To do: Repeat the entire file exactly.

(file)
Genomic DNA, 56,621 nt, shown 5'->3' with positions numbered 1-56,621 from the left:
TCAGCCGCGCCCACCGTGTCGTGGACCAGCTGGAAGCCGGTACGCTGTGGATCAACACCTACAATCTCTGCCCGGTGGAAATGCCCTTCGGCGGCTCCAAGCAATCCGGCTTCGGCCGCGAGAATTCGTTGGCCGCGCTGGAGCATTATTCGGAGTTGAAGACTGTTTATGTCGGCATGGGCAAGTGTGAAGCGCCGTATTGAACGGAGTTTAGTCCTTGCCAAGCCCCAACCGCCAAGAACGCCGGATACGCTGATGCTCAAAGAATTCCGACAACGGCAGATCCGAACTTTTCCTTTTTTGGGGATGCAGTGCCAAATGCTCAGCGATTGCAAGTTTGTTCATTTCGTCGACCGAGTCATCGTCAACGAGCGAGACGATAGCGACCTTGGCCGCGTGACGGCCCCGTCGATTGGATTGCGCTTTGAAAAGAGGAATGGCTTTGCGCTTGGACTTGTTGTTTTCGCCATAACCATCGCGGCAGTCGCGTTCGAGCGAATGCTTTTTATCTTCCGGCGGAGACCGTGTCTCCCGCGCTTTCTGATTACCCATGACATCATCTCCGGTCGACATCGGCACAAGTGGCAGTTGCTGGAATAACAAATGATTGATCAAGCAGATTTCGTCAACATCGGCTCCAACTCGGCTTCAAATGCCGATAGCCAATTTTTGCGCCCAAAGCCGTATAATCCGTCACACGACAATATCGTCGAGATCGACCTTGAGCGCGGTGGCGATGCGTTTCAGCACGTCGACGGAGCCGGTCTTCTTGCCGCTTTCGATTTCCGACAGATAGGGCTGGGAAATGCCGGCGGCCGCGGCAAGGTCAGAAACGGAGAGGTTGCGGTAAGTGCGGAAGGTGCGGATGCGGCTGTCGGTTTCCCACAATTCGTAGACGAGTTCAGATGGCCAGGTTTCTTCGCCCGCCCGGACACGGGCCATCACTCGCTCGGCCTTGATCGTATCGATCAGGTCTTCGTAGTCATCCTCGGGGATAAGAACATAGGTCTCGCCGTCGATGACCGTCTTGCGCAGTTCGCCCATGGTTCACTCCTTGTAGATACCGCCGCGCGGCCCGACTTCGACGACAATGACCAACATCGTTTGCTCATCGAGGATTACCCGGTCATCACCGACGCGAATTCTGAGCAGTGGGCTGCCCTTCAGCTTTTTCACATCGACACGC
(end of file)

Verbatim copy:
Genomic DNA, 56,621 nt, shown 5'->3' with positions numbered 1-56,621 from the left:
TCAGCCGCGCCCACCGTGTCGTGGACCAGCTGGAAGCCGGTACGCTGTGGATCAACACCTACAATCTCTGCCCGGTGGAAATGCCCTTCGGCGGCTCCAAGCAATCCGGCTTCGGCCGCGAGAATTCGTTGGCCGCGCTGGAGCATTATTCGGAGTTGAAGACTGTTTATGTCGGCATGGGCAAGTGTGAAGCGCCGTATTGAACGGAGTTTAGTCCTTGCCAAGCCCCAACCGCCAAGAACGCCGGATACGCTGATGCTCAAAGAATTCCGACAACGGCAGATCCGAACTTTTCCTTTTTTGGGGATGCAGTGCCAAATGCTCAGCGATTGCAAGTTTGTTCATTTCGTCGACCGAGTCATCGTCAACGAGCGAGACGATAGCGACCTTGGCCGCGTGACGGCCCCGTCGATTGGATTGCGCTTTGAAAAGAGGAATGGCTTTGCGCTTGGACTTGTTGTTTTCGCCATAACCATCGCGGCAGTCGCGTTCGAGCGAATGCTTTTTATCTTCCGGCGGAGACCGTGTCTCCCGCGCTTTCTGATTACCCATGACATCATCTCCGGTCGACATCGGCACAAGTGGCAGTTGCTGGAATAACAAATGATTGATCAAGCAGATTTCGTCAACATCGGCTCCAACTCGGCTTCAAATGCCGATAGCCAATTTTTGCGCCCAAAGCCGTATAATCCGTCACACGACAATATCGTCGAGATCGACCTTGAGCGCGGTGGCGATGCGTTTCAGCACGTCGACGGAGCCGGTCTTCTTGCCGCTTTCGATTTCCGACAGATAGGGCTGGGAAATGCCGGCGGCCGCGGCAAGGTCAGAAACGGAGAGGTTGCGGTAAGTGCGGAAGGTGCGGATGCGGCTGTCGGTTTCCCACAATTCGTAGACGAGTTCAGATGGCCAGGTTTCTTCGCCCGCCCGGACACGGGCCATCACTCGCTCGGCCTTGATCGTATCGATCAGGTCTTCGTAGTCATCCTCGGGGATAAGAACATAGGTCTCGCCGTCGATGACCGTCTTGCGCAGTTCGCCCATGGTTCACTCCTTGTAGATACCGCCGCGCGGCCCGACTTCGACGACAATGACCAACATCGTTTGCTCATCGAGGATTACCCGGTCATCACCGACGCGAATTCTGAGCAGTGGGCTGCCCTTCAGCTTTTTCACATCGACACGC